Steven Doerr, MD
Steven Doerr, MD, is a U.S. board-certified Emergency Medicine Physician. Dr. Doerr received his undergraduate degree in Spanish from the University of Colorado at Boulder. He graduated with his Medical Degree from the University Of Colorado Health Sciences Center in Denver, Colorado in 1998 and completed his residency training in Emergency Medicine from Denver Health Medical Center in Denver, Colorado in 2002, where he also served as Chief Resident.
William C. Shiel Jr., MD, FACP, FACR
Dr. Shiel received a Bachelor of Science degree with honors from the University of Notre Dame. There he was involved in research in radiation biology and received the Huisking Scholarship. After graduating from St. Louis University School of Medicine, he completed his Internal Medicine residency and Rheumatology fellowship at the University of California, Irvine. He is board-certified in Internal Medicine and Rheumatology.
- Common cold facts
- What is the common cold, and what causes it?
- How is the common cold transmitted?
- What are risk factors for acquiring the common cold?
- What are the symptoms and signs of the common cold in adults, children, and infants? What is the incubation period of the common cold?
- Does it have anything to do with exposure to cold weather?
- What is the difference between the common cold and influenza (the flu)?
- How do physicians diagnose the common cold?
- What is the treatment for the common cold? Are there any home remedies for the common cold?
- Are antibiotics a suitable treatment for the common cold?
- When should a health-care professional be consulted?
- What is the prognosis for the common cold? What is the duration of the common cold?
- What are complications of the common cold?
- Is it possible to prevent the common cold?
- Common Cold FAQs
- Patient Comments: Common Cold - What You Do To Avoid
- Find a local Family Physician in your town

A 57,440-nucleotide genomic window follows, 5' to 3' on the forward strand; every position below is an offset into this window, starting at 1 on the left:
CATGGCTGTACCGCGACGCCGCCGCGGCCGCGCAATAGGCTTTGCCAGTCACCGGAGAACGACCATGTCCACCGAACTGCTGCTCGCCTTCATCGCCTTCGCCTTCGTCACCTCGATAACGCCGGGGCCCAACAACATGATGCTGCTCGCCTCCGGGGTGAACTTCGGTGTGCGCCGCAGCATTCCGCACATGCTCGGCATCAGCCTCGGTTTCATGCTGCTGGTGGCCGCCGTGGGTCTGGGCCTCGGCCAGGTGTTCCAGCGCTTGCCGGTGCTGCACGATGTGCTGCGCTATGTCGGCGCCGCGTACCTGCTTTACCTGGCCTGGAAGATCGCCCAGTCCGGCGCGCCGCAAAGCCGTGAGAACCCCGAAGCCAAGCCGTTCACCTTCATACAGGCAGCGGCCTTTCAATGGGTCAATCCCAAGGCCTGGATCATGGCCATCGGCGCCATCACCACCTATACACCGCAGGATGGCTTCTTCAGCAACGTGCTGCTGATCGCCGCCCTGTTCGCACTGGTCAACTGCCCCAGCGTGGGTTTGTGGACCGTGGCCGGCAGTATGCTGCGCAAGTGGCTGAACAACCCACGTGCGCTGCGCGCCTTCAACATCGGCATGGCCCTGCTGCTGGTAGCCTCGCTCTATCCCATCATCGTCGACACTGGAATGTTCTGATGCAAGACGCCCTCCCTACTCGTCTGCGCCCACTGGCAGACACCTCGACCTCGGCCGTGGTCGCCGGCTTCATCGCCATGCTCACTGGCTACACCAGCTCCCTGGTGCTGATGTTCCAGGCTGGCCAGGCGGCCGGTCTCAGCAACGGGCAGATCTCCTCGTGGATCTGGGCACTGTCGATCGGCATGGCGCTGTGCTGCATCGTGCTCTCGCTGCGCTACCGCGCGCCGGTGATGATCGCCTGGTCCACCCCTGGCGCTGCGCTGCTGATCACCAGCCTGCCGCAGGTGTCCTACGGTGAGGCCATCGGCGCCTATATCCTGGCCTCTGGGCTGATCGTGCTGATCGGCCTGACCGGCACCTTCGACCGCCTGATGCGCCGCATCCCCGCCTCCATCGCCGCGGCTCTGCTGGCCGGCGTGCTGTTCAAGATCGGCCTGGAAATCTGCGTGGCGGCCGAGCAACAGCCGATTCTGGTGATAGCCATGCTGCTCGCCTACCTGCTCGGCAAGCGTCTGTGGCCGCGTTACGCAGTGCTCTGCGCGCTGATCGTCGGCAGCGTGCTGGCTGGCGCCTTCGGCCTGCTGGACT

Common cold facts
- The common cold is caused by many different viruses.
- The common cold is transmitted by infected airborne droplets or by direct contact with infected secretions.
- Being in cold weather does not cause the common cold.
- Symptoms of the common cold include
- Over-the-counter medications may be used for treatment of the common cold.
- Antibiotics are not necessary for the common cold.
- The common cold is a self-limited condition and can generally be managed at home.
What is the common cold, and what causes it?
The common cold is a self-limited contagious illness that can be caused by a number of different types of viruses. The common cold is medically referred to as a viral upper respiratory tract infection. Symptoms of the common cold may include cough, sore throat, watery eyes, nasal congestion, runny nose, and sneezing. More than 200 different types of viruses are known to cause the common cold, with rhinovirus causing approximately 10%-40% of all adult colds. Other commonly implicated viruses include coronavirus, adenovirus, respiratory syncytial virus, and parainfluenza virus. Because so many different viruses can cause the common cold and because new cold viruses constantly develop, the body never builds up resistance against all of them. For this reason, colds are a frequent and recurring problem. In fact, children in preschool and elementary school can have six to 12 colds per year while adolescents and adults typically have two to four colds per year. The common cold occurs most frequently during the fall and winter months.
The common cold is the most frequently occurring illness in the world, and it is a leading cause of doctor visits and missed days from school and work. It is estimated that individuals in the United States suffer 1 billion colds per year, with approximately 22 million days of school absences recorded annually. In the United States, the common cold is thought to account for approximately 75-100 million physician visits annually, with an economic impact of greater than $20 billion per year due to cold-related work loss.
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